What is the role of imaging studies in the workup of cerebral aneurysms?

Updated: Dec 06, 2018
  • Author: David S Liebeskind, MD, FAAN, FAHA, FANA; Chief Editor: Helmi L Lutsep, MD  more...
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Advances in neuroimaging techniques have altered the diagnosis of cerebral aneurysms dramatically. Noninvasive angiographic methods, such as computed tomographic angiography (CTA) and magnetic resonance angiography (MRA), allow for detection and characterization of aneurysms, further enhanced by postprocessing techniques that enable 3-dimensional evaluation of aneurysm morphology. Contemporaneous parenchymal imaging with CT scan or MRI yields a wealth of information that may assist surgical planning. However, minor aneurysmal hemorrhage may not be detected with noninvasive methods.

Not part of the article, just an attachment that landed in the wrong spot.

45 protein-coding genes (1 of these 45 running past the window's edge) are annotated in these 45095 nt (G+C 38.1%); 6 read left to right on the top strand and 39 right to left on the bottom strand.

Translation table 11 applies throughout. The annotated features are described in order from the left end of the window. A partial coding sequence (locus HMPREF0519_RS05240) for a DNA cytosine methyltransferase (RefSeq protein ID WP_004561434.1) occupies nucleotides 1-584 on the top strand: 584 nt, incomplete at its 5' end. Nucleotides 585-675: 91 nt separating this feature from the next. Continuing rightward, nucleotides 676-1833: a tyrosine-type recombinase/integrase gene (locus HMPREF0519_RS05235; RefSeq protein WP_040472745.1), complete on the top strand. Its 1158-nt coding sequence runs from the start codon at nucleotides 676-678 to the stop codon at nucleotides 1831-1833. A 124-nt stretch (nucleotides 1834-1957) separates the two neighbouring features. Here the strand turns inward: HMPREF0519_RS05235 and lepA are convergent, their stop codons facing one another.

A study of 20 years of screening results of individuals with a positive family history of SAH found that the yield of long-term screening is substantial even after more than 10 years of follow-up and two initial negative screens. These data suggest that repeated screening should be considered in individuals with 2 or more first-degree relatives who had SAH or unruptured intracranial aneurysms. [5, 6]

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